Sunday began with a session on Working for Left unity, led by Tariq Ali and John Nicholson. This was followed by ‘Fighting for Equality’ with Maria Exall (LRC), Katy Clark MP, Linda Riordan MP, Amrit Wilson and Margaret Boyle. The Organising Committee report the session contained substantial contributions to argue for women’s reproductive rights, and womens’ rights at work. The discussion also involved the National Assembly of Women, Feminist Fightback and the Abortion Rights campaign Other reports say it was a meeting run by women and overwhelmingly dominated by women speakers. A Women’s Charter was proposed, calling for societal, workplace and labour movement rights for women. The Charter already had the support of 15 trade unions.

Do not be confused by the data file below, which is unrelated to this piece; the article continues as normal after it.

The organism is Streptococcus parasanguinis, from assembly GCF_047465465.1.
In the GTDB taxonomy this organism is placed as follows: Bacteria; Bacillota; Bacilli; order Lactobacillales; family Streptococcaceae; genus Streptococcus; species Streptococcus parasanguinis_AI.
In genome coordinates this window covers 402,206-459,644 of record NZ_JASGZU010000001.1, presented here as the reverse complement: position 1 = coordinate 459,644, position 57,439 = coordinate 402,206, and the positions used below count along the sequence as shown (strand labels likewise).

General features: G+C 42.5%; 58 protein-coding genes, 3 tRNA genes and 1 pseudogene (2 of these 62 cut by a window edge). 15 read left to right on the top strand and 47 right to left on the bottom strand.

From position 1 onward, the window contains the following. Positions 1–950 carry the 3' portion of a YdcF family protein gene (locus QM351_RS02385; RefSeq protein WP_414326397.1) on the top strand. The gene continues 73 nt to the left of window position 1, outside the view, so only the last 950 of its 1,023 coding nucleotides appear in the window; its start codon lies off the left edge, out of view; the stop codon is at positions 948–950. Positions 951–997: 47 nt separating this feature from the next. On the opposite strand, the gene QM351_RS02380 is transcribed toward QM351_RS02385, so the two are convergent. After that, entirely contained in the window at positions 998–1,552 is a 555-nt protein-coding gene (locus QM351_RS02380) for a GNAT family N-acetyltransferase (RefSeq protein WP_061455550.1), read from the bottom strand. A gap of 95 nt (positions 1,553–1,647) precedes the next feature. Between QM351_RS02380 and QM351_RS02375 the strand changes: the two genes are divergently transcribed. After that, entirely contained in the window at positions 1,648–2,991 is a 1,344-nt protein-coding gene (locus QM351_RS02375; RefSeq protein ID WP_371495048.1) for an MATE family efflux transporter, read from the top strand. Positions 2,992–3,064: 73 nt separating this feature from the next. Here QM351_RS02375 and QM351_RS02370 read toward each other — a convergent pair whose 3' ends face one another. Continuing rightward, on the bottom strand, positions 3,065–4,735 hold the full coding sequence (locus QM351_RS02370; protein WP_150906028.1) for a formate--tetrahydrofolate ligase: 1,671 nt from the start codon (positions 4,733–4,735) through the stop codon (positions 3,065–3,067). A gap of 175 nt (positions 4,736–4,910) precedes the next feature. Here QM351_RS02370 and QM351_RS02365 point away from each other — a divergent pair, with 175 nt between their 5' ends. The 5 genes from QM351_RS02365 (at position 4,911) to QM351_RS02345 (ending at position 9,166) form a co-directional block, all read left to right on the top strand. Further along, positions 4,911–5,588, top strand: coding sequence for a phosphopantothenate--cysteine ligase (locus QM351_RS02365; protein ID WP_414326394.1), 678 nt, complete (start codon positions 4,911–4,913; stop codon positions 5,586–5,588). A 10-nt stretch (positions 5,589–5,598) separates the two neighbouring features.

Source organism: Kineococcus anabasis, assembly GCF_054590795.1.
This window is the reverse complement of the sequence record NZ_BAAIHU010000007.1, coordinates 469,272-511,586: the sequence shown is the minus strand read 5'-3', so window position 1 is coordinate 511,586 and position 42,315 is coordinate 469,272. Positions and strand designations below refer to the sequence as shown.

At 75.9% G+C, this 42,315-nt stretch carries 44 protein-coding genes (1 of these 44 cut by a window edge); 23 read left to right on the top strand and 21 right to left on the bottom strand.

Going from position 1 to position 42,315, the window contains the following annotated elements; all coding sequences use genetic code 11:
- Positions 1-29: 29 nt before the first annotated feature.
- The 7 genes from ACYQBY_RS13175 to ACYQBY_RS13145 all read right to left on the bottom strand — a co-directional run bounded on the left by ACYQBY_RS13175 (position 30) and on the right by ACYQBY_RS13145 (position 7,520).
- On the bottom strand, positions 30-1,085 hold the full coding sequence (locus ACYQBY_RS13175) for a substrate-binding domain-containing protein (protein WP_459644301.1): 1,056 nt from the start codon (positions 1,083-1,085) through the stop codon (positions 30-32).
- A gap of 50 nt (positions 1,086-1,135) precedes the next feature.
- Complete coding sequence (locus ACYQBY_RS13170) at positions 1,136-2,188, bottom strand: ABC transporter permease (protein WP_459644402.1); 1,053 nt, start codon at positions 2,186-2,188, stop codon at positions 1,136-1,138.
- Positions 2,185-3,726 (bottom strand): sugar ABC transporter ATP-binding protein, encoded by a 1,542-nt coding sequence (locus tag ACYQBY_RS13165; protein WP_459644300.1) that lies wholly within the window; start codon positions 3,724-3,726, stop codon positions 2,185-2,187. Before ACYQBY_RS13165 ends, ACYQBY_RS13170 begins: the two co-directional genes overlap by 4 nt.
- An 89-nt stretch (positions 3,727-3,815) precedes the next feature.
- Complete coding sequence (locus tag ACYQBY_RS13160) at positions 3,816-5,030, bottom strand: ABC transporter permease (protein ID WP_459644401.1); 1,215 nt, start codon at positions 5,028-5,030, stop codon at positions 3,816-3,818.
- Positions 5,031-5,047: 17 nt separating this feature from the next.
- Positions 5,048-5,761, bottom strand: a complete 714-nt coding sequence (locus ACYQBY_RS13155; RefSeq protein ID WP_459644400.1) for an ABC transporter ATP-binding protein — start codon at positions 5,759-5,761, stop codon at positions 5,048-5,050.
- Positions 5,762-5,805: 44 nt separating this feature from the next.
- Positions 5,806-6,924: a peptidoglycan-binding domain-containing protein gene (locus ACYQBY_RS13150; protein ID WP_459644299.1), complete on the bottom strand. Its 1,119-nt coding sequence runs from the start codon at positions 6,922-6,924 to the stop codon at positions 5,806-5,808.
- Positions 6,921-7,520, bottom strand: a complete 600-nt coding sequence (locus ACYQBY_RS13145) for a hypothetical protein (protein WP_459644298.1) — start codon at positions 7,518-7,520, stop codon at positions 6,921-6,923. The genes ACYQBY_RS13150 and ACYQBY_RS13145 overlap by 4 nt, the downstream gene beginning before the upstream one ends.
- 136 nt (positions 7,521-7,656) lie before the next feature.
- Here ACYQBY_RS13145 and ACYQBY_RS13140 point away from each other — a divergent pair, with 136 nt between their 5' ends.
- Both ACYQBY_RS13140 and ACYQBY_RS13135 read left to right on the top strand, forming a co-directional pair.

This was followed by a session entitled ‘Where now for the Unions?’ led by academic Gregor Hall, Mark Serwotka (PCS), Matt wrack (FBU, Pat Sikorski (RMT), Jane Lofus (U) and Carolyn Jones (Institute of Employment Rights). There was a call for joint union activity against the pay freeze and in defense of jobs and working conditions. Included was a discussion about usefulness or other wise of the trade union link, how disaffiliation affected unions like the MT and FBU, and the possibilities or impossibilities of changing the Labour Party. There was also a discussion about the problems of getting a new party, on how to rebuild trade unions strength, and where the priorities of struggle should be in the next period.